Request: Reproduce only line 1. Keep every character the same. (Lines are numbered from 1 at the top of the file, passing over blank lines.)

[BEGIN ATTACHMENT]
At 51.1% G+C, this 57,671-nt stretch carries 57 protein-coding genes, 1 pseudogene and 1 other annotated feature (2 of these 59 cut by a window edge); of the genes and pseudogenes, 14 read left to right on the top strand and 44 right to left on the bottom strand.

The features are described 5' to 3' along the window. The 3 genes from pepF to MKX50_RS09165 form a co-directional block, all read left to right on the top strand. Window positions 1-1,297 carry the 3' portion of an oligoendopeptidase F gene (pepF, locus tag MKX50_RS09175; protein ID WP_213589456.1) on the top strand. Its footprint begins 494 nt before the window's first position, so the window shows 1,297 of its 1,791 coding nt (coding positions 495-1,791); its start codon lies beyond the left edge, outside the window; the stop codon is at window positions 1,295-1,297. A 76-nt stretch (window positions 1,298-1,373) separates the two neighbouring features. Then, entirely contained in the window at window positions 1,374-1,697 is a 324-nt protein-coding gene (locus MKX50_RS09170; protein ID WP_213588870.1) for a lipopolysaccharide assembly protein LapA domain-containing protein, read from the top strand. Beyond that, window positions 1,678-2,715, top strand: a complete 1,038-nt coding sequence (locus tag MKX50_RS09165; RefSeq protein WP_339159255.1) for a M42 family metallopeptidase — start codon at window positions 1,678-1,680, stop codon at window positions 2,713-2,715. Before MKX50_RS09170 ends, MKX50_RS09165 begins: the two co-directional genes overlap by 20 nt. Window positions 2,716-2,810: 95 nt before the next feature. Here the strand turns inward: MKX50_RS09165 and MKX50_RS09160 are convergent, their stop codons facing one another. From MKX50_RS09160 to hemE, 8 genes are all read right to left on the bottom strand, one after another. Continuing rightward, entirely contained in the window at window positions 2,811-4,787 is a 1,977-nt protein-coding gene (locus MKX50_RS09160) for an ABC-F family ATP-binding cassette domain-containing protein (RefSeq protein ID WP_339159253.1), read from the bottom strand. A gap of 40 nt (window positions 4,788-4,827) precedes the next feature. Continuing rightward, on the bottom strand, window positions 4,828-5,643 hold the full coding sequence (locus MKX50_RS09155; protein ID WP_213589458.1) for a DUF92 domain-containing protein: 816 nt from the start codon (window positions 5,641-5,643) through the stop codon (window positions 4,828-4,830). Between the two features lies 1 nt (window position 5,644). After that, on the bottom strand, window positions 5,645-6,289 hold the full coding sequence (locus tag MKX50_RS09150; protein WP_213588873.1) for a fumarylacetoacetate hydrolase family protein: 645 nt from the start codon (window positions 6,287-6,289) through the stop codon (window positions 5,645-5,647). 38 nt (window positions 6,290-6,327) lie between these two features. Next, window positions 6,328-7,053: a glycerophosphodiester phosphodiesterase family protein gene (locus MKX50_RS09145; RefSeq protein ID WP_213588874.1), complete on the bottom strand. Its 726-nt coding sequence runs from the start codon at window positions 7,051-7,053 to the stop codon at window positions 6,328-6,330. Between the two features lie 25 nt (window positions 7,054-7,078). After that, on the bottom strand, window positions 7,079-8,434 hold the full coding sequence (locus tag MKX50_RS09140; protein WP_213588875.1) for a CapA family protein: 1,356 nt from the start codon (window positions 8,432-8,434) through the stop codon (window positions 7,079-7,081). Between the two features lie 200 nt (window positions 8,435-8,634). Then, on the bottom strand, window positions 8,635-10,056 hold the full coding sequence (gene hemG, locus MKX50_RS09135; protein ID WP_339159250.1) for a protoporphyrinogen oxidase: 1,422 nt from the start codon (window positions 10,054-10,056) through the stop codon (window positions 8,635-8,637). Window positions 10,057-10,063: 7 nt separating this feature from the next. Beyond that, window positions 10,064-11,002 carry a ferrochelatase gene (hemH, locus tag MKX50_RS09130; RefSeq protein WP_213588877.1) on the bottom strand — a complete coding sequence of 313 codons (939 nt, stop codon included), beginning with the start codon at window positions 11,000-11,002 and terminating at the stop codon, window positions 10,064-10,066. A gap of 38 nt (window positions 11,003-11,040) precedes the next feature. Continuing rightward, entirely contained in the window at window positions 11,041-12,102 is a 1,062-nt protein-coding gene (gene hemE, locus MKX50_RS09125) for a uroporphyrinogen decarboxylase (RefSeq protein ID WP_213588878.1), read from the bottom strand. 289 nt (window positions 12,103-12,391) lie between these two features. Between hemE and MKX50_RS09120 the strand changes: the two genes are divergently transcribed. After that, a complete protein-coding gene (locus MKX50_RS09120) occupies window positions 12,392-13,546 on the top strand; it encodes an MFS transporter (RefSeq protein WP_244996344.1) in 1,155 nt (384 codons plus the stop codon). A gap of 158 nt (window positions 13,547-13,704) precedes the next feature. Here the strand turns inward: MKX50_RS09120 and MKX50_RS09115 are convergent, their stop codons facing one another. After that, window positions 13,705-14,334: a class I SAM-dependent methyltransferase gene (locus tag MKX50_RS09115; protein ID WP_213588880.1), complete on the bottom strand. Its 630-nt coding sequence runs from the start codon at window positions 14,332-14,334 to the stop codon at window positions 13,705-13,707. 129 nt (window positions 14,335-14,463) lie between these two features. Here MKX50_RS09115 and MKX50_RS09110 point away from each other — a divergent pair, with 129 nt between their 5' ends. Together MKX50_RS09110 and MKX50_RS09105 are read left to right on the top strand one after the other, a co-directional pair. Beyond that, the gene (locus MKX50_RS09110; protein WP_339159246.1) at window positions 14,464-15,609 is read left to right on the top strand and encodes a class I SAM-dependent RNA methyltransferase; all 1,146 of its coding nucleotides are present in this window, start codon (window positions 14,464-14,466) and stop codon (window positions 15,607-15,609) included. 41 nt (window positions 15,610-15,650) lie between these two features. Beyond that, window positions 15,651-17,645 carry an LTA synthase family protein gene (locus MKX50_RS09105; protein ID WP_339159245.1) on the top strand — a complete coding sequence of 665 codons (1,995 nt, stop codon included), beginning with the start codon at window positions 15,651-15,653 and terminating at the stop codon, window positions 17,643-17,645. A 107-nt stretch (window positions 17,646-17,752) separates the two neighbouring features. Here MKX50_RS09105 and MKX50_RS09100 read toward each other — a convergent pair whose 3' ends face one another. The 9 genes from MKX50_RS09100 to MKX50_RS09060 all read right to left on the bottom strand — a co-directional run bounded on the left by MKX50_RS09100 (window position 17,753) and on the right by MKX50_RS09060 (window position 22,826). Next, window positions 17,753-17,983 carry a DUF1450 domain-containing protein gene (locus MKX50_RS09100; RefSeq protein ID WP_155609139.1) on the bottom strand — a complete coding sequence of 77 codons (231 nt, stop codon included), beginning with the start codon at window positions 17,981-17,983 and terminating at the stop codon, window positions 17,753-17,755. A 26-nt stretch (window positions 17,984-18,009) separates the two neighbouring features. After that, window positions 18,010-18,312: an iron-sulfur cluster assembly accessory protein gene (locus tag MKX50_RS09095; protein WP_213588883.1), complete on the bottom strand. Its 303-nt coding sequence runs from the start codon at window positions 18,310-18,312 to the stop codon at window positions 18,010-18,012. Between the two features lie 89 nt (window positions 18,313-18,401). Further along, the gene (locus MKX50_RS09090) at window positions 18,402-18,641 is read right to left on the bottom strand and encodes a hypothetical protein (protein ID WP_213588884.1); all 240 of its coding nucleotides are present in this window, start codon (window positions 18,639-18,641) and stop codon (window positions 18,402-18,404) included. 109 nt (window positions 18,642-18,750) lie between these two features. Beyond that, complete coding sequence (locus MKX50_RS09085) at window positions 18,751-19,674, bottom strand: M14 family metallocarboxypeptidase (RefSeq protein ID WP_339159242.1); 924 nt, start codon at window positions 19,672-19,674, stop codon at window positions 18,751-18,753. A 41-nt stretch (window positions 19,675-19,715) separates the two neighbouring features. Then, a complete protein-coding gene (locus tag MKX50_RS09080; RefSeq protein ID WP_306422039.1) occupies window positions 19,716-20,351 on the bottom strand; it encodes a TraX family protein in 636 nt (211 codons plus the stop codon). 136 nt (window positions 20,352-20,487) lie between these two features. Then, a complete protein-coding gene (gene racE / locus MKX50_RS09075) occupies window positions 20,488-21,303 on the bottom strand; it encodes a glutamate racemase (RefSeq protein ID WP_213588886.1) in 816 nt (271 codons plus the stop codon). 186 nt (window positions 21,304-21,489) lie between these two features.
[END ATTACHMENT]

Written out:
At 51.1% G+C, this 57,671-nt stretch carries 57 protein-coding genes, 1 pseudogene and 1 other annotated feature (2 of these 59 cut by a window edge); of the genes and pseudogenes, 14 read left to right on the top strand and 44 right to left on the bottom strand.